Canadian Prime Minister Justin Trudeau has urged the Catholic Church to "take responsibility" for its role in indigenous residential schools.
The remains of 215 children were found buried in one school last month, prompting nationwide outrage.
Mr Trudeau said requests for the Church to release its records on the schools had been met with "resistance".
The government-run boarding schools were set up for the forced assimilation of indigenous children.
They were part of official policy, which aimed to destroy indigenous cultures and languages.
The children whose bodies were found in May were pupils of the Kamloops Indian Residential School in British Columbia, which closed in 1978.
The graves were discovered during an ongoing investigation by the Tk'emlúps te Secwépemc First Nation in western Canada into the deaths of residential school students.
Some of the children were as young as three.
"As a Catholic, I am deeply disappointed by the position that the Catholic Church has taken now and over the past many years," Mr Trudeau told reporters.
He described visiting the Vatican in May 2017 and seeking a formal apology from Pope Francis for the abuse of pupils.
He also asked for access to Church records to help account for more than 4,100 pupils believed to have died from disease or malnutrition, he said, adding that they are "still seeing resistance from the Church".
Asked if the government was considering taking legal action to gain access to the records, Mr Trudeau said: "I think, if it is necessary, we will take stronger measures."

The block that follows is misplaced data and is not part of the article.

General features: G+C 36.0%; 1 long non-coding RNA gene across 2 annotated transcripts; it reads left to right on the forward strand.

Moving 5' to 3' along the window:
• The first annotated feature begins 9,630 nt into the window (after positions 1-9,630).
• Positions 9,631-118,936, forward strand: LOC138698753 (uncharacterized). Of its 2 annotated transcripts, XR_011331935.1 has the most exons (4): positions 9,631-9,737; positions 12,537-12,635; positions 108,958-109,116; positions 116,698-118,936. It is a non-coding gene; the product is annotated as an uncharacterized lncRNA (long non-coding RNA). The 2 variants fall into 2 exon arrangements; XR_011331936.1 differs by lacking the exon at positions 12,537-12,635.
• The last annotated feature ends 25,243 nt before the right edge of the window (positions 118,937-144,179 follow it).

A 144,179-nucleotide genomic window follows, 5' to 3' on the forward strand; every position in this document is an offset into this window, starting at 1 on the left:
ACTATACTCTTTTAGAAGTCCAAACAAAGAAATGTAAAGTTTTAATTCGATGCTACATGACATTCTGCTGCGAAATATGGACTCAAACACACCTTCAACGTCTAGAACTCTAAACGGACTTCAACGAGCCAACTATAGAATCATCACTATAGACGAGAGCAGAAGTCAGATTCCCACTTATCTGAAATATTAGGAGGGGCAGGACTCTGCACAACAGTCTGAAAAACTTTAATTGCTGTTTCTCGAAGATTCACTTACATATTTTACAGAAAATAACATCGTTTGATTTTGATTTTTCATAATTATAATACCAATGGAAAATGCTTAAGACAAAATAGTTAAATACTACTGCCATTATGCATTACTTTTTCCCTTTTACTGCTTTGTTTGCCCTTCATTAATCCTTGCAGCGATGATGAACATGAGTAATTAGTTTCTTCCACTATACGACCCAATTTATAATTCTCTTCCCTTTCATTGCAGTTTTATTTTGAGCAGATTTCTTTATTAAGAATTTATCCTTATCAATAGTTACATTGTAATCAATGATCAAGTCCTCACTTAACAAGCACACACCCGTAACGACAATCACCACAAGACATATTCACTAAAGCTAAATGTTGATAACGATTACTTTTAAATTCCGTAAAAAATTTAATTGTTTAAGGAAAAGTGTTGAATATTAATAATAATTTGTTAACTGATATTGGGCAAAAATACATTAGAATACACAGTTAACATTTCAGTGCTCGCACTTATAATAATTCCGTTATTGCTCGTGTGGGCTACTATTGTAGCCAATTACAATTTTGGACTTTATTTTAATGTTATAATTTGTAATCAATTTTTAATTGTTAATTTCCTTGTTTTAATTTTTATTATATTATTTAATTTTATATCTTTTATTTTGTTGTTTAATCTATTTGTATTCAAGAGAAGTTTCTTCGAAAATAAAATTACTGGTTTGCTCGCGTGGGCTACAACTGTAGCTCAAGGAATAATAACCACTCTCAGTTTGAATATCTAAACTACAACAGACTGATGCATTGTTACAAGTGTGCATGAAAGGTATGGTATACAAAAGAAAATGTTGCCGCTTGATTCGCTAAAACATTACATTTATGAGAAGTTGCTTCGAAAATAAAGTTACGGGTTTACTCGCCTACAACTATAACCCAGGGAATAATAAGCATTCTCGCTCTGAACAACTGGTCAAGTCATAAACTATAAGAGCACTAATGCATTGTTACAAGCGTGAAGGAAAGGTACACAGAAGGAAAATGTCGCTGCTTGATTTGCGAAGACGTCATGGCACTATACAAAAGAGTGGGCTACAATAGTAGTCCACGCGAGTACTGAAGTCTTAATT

But he added: "Before we have to start taking the Catholic Church to court, I am very hopeful that religious leaders will understand that this is something they need to participate in."
The Kamloops Indian Residential School was opened under Roman Catholic administration in 1890, and had as many as 500 pupils when enrolment peaked in the 1950s.
Many children were sent to live at the school hundreds of miles from their families.
The central government took over administration of the school in 1969. Between then and 1978, it was used as a residence for students attending local day schools.
Mr Trudeau urged Canadian Catholics to "reach out [to their] local parishes, to bishops and cardinals, and make it clear that we expect the Church to step up and take responsibility for its role in this and be there to help in the grieving and the healing, including with records".
"It's something a number of other churches... have done. It's something we are all still waiting for the Catholic Church to do," he said.
"We need to have truth before we can talk about justice, healing and reconciliation."